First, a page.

Safety precautions and aids when washing and bathing
Find out how to keep people with dementia safe while bathing, and how equipment and aids can help.
- Washing and bathing
- Understanding the issues around washing and bathing
- You are here: Safety precautions and aids when washing and bathing
- Washing hair and using the toilet
- When someone with dementia is reluctant to wash
Washing and bathing
There are some very practical considerations when someone with dementia is using the bathroom. There is the potential for them to be scalded if water is too hot, to slip on the floor, to get locked in, or for the carer to strain their back.
Ensuring safe bathing: tips for carers
- Check that the floor is not slippery. Think about using non-slip mats if necessary.
- Make sure that the room is warm before the person undresses. Older people are more sensitive to heat and cold than younger people.
- Make sure that any blinds or curtains are closed and that no one else is likely to walk into the bathroom.
- Ensure you will not be disturbed or distracted and will not have to leave the person alone.
- Check that the water temperature is not too hot or too cold. You can buy a heat sensor that sticks to the side of the bath and changes colour if the bath water is too hot, which can prevent scalding.
- You may need to remove locks from the bathroom door, or replace them with locks that can be opened from the outside. Someone with dementia may lock themselves in and panic, or they may go into the bathroom and then forget why they went in.
- Don't leave cleaning products where the person with dementia might get to them. The person may not be able to recognise them and may not understand the dangers they present.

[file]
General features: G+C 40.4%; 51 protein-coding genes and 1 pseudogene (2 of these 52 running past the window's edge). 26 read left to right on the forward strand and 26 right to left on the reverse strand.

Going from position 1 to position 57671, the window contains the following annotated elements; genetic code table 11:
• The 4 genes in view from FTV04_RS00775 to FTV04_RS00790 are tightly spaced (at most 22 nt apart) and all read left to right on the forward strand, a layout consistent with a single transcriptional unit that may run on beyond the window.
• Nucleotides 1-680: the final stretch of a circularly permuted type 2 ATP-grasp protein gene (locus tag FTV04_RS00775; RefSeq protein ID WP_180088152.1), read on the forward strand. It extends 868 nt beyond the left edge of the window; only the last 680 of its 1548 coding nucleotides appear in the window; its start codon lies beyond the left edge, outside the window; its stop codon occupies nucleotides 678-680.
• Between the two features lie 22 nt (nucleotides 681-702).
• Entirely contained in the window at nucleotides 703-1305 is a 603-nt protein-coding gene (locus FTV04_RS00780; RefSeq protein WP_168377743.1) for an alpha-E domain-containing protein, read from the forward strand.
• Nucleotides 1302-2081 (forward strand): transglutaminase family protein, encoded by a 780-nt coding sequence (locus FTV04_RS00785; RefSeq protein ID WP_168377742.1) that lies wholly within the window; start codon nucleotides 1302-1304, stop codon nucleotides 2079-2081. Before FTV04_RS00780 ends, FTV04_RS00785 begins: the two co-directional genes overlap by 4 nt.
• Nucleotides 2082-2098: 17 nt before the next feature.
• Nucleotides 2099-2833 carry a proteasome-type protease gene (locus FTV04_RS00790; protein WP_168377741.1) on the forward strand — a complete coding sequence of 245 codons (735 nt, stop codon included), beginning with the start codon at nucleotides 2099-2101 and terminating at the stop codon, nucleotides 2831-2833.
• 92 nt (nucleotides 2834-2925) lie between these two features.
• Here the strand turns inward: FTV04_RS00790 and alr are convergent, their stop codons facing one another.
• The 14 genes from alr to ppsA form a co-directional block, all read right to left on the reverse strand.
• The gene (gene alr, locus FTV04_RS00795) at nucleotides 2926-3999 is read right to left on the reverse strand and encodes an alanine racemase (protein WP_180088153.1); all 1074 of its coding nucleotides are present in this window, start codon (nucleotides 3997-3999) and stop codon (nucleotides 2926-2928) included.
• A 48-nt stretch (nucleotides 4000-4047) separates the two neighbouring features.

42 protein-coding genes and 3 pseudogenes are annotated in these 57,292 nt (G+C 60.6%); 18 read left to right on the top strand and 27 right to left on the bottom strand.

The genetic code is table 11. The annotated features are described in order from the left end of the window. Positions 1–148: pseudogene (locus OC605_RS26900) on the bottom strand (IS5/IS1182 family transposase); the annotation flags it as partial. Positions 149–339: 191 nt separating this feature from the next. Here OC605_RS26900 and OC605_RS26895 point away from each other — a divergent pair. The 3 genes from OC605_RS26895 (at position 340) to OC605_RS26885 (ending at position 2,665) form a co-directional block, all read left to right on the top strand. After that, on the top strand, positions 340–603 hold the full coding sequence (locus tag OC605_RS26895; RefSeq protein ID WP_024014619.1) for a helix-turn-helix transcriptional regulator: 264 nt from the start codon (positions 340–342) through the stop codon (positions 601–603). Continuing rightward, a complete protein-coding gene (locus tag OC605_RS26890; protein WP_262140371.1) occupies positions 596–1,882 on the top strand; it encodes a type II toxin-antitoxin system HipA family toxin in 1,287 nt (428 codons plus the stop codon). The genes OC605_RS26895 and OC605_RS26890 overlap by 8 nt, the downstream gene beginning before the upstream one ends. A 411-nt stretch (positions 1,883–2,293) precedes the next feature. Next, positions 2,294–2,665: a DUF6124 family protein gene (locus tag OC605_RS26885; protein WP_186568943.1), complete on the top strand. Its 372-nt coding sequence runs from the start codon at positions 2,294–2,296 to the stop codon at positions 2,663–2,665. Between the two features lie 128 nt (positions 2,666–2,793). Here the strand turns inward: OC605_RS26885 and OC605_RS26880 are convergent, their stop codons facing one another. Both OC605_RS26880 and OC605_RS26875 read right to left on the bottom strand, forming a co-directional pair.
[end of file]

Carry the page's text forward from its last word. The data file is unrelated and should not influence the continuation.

- Don't forget your own safety. If you have to help the person get into the bath, make sure you don't strain your back. If this is becoming a problem, talk to an occupational therapist about equipment that can help you.
Aids and equipment for washing and bathing
If washing is becoming difficult, you might find it useful to install some equipment, such as bars and handrails. This equipment can help the person feel more independent and more in control of their situation, and can also make washing and bathing easier and safer. Information about this sort of equipment is available from an occupational therapist, who you can contact through social services, the GP or district nurse. The service is free of charge.
An occupational therapist may suggest some of the following pieces of equipment:
- grab rails to help with getting in and out of the bath
- handrails, which can be attached to the wall near the shower, washbasin or toilet
- non-slip mats for the bath or shower
- seats to go in the bath or shower
- raised toilet seats or commodes.
Involve the person with dementia as much as possible in decisions about any changes that need to be made to the bathroom.
Buy washing and bathing aids
Find a range of washing and bathing aids at the Alzheimer's Society online shop.